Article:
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Top 20 web series of 2021

In a quick rewind, The Telegraph spotlights its streaming picks of the year gone by

Priyanka Roy    |   Published 03.01.22, 02:17 AM

Tabbar

One of the best reviewed shows of the year, Tabbar is yet another feather in SonyLiv’s cap, a streamer which is fast gaining the reputation for picking titles of high quality. The question of how far will you go to protect your family takes turns both surprising and sinister in this gritty exploration of crime and misdemeanour, directed with remarkable acuity by Ajitpal Singh and grounded in compelling performances by a strong ensemble, led by the always dependable Pavan Malhotra. The series pushes the conventional boundaries of a crime thriller, scoring with its atmospherics and authenticity.

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Streaming on: SonyLIV

GULLAK SEASON 2

The Viral Fever, better known as TVF, continued to churn out winners (they also had Aspirants in 2021). Season 2 of Gullak took forward the heartwarming premise of the first season, focusing on the relatable, everyday life of the Mishras. Wisecracks and witticisms, food and family form an integral part of Gullak 2, which takes feel-good a notch higher and provides a welcome breather in the unpredictably tough times we are living in. The performances — led by Geetanjali Kulkarni and Jameel Khan — take care of the rest.

Streaming on: SonyLIV

GEELI PUCCHI

In the overcrowded world of anthologies that came out of 2021 — most of which was average fare — Neeraj Ghaywan’s Geeli Pucchi, that was part of the Netflix anthology Ajeeb Daastaans — turned out to be a rare gem. Ghaywan — the man behind the brilliant Masaan — delved into casteism and repressed sexuality to tell a tale of the deep divide that exists in society through the tale of two women, both of whom battle prejudice, even as they find themselves placed on either side of the privilege spectrum. Konkona Sensharma, playing a woman who is discriminated against for her class, gender and sexual orientation, is the star of the show. Like always.

Streaming on: Netflix

Hungama Hai Kyon Barpa

Attempting to mainstream Satyajit Ray’s much-feted short stories was Ray, an anthology of four shorts. A 50-50 effort brought to life by three film-makers, the unanimous pick of the lot was Abhishek Chaubey’s Hungama Hai Kyon Barpa, an adaptation of the master’s Barin Bhowmick’s Ailment. A delight from start to finish, Hungama Hai Kyon Barpa packed in both humour and heart, with the thrust and parry between Manoj Bajpayee and Gajraj Rao — with poetry and music, tales of wrestling matches lost and won — not only holding the short together, but also resulting in a gratifying ending.

Streaming on: Netflix

DHINDORA

In 2021, viral sensation Bhuvan Bam took a step forward to come up with his first web series. Rooted in his much-loved BB Ki Vines universe, Dhindora had Bhuvan playing to his strengths, providing both laughs and social commentary and, in his inimitable and effortless style, playing 10 different characters. “I actually wanted Dhindora to reach out to people who don’t know who I am,” Bhuvan had told The Telegraph in a recent interview. Well, Dhindora now has more than 300 million views (and counting) and a billboard on Times Square in New York.

Streaming on: YouTube

GRAHAN

Plonk Pavan Malhotra into a series and watch him run with it. Grahan, a drama built around the1984 anti-Sikh riots, was handled with both compassion and sensitivity and anchored by some strong acts, chief among them coming from Malhotra and Zoya Hussain. A relevant watch that finds resonance in today’s times, this eight-episode series scored for being a cautionary tale about the cost of truth that, despite spreading itself a little too thin at times, impacted with its deeply humanist core.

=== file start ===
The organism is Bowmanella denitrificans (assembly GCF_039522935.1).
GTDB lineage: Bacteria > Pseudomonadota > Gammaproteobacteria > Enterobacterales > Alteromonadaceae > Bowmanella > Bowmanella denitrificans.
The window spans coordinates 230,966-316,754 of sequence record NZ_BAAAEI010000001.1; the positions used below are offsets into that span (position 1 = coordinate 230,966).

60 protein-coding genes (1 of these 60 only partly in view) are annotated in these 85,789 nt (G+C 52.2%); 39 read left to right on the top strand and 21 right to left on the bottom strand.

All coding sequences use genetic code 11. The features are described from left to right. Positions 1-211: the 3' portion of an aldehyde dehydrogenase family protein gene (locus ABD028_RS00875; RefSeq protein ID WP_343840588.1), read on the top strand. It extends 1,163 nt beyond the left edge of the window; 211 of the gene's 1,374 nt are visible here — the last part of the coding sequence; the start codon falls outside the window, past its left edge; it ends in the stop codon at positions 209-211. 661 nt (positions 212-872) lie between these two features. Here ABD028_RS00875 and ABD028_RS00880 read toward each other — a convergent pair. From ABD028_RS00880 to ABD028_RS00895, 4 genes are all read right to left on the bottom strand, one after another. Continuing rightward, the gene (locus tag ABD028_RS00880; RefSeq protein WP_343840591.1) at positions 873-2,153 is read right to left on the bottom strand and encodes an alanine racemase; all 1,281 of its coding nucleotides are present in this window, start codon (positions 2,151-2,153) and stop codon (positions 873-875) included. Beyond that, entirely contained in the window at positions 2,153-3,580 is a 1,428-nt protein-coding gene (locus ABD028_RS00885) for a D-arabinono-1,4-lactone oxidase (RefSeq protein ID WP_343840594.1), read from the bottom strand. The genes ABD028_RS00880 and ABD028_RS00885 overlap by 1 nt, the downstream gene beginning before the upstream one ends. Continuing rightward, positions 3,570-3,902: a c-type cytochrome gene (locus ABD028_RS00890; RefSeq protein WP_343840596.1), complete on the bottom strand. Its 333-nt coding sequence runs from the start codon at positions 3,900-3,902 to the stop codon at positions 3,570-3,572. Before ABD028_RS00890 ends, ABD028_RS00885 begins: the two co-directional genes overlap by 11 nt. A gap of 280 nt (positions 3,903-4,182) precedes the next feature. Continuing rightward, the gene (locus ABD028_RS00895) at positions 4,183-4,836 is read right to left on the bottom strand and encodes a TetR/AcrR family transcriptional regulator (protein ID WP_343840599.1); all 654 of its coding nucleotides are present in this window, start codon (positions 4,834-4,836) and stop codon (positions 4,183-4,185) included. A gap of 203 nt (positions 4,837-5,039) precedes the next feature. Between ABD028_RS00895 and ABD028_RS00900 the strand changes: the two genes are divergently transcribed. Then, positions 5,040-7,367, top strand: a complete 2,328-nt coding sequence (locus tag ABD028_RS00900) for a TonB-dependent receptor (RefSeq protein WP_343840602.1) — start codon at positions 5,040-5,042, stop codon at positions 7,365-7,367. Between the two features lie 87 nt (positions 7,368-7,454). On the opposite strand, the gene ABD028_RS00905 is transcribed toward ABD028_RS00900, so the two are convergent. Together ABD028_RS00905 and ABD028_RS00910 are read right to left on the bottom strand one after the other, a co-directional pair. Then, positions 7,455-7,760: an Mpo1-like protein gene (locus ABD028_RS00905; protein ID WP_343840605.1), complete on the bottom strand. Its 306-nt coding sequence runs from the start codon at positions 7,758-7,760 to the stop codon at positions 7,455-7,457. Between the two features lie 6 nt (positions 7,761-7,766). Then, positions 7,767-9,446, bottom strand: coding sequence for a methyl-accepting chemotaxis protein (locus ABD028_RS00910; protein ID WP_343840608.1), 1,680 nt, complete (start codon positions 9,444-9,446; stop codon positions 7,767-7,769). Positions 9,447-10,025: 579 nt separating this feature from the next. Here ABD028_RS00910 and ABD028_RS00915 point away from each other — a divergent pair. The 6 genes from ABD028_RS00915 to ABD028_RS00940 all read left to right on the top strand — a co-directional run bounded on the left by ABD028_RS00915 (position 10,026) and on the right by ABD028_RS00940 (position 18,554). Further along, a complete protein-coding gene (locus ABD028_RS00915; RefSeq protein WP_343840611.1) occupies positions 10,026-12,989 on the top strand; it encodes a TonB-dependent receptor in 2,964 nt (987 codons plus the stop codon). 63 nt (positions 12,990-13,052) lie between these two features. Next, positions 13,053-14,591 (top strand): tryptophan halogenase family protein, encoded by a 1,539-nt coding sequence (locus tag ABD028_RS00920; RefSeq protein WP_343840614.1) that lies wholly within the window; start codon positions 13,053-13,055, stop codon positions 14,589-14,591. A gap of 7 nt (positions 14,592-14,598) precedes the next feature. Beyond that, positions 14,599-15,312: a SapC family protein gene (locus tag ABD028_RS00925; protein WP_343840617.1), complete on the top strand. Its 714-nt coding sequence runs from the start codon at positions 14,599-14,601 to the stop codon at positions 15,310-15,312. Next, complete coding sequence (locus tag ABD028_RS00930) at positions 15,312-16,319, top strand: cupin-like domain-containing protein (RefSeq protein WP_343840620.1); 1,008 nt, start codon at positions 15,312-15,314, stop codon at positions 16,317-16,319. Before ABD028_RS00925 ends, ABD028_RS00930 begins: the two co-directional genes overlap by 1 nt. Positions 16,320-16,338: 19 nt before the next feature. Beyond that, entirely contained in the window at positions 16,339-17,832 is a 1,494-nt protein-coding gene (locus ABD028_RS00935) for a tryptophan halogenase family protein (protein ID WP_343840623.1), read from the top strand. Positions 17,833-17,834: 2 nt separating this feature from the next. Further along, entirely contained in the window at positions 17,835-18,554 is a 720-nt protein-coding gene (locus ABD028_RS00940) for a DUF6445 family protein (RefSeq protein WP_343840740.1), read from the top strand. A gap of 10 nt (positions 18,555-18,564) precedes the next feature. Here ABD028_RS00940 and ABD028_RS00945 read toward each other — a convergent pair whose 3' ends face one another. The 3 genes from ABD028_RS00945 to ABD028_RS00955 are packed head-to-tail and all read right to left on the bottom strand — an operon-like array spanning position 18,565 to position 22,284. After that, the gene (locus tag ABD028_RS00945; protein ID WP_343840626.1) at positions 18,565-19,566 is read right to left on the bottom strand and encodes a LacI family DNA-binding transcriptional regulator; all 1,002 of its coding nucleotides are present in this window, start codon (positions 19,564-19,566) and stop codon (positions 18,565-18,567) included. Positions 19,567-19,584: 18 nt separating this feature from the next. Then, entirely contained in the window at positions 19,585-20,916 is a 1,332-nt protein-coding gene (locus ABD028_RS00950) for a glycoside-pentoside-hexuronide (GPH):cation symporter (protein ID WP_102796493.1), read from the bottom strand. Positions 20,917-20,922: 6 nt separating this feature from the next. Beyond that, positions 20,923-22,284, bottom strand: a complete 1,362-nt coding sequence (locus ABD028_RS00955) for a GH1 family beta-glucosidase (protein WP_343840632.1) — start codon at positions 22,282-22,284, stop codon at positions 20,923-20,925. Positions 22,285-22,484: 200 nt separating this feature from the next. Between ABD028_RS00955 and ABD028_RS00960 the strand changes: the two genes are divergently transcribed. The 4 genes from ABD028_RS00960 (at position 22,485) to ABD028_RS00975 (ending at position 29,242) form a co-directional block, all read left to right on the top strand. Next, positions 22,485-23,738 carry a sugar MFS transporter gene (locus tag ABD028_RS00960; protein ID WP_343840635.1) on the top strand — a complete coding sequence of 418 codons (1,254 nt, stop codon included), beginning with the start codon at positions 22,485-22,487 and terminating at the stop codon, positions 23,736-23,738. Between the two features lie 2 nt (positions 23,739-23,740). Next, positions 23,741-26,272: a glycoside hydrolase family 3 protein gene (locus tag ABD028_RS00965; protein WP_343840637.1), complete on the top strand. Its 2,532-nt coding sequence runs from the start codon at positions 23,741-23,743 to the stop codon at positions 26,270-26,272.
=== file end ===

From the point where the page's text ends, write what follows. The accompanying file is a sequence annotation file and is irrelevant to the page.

Streaming on: Disney+Hotstar

MUMBAI DIARIES 26/11

A powerful and poignant look at courage under fire, Mumbai Diaries 26/11 presented a fictionalised account of the trauma and tension that first responders — particularly those working in an ill-equipped government hospital — found themselves under during the Mumbai terrorist attacks a decade ago. Chaos defined the tone and texture of this eight-part series, which hooked the viewer both with action and emotion, showing us how truth is always braver than fiction. Konkona Sensharma, Mohit Raina... some very fine performances out there.

Streaming on: Amazon Prime Video

AARYA SEASON 2

Season 2 of a smash-hit show is always a tricky one to pull off, but the second innings of Aarya, coming in a little more than a year after the first, showed that it was no flash-in-the-pan. Distinguished by its slow-burn essence which gradually progressed to a relentless watch, constantly keeping the viewer on tenterhooks, this Ram Madhvani series — with themes of rectitude, revenge and retribution — continues to be a winner, with Sushmita Sen’s physicality and personality illustrating once more what makes her the perfect Aarya.

Streaming on: Disney+Hotstar

THE FAMILY MAN SEASON 2

The crown for the most awaited second season of a show belongs to this Raj & DK series taken to level next by Manoj Bajpayee in only the way he can. Season 2 of The Family Man, arriving in June last year, comprised nine episodes of adrenaline rush that not only took the best from Season 1 but bettered it in more ways than one. Even as Srikant Tiwari — Bajpayee’s unconventional secret agent who could just be the average Joe — saw his personal and professional worlds colliding like never before, packing in a huge punch this season was Samantha Ruth Prabhu, who brought both volatility and vulnerability to her Raji. Season 3 soon... please!

Streaming on: Amazon Prime Video

HOUSE OF SECRETS: The Burari Deaths

Taking the true-crime genre to places both dumbfounding and disturbing was Leena Yadav’s painstaking effort to put together the mystery behind the mass deaths of 11 members of a family in Delhi’s cheek-by-jowl bylanes of Burari, an episode that shocked the country a few years ago. Over three episodes, the documentary steers clear of sensationalism and looks at the perplexing case with sensitivity, even as it uncovers everything from blind belief to superstition to collective psychosis. The mystique is magnified by A.R. Rahman’s haunting background score, with House of Secrets guaranteed to give you a few sleepless nights.

Streaming on: Netflix

SUCCESSION SEASON 3

A great series became even more watchable in its third outing, with Succession building on everything that it had done in its previous seasons, and capping it off with more unbelievable drama, relentless nastiness, ridiculous humour and remarkable performances. This is a series which relies on its characters to be unlikable in order to be watchable. Season 3 continued to be the incisive satire we have always loved Succession to be, with the last episode serving as one of the best finales in recent times. Bring it on, Season 4!

Streaming on: Disney + Hotstar

MARE OF EASTTOWN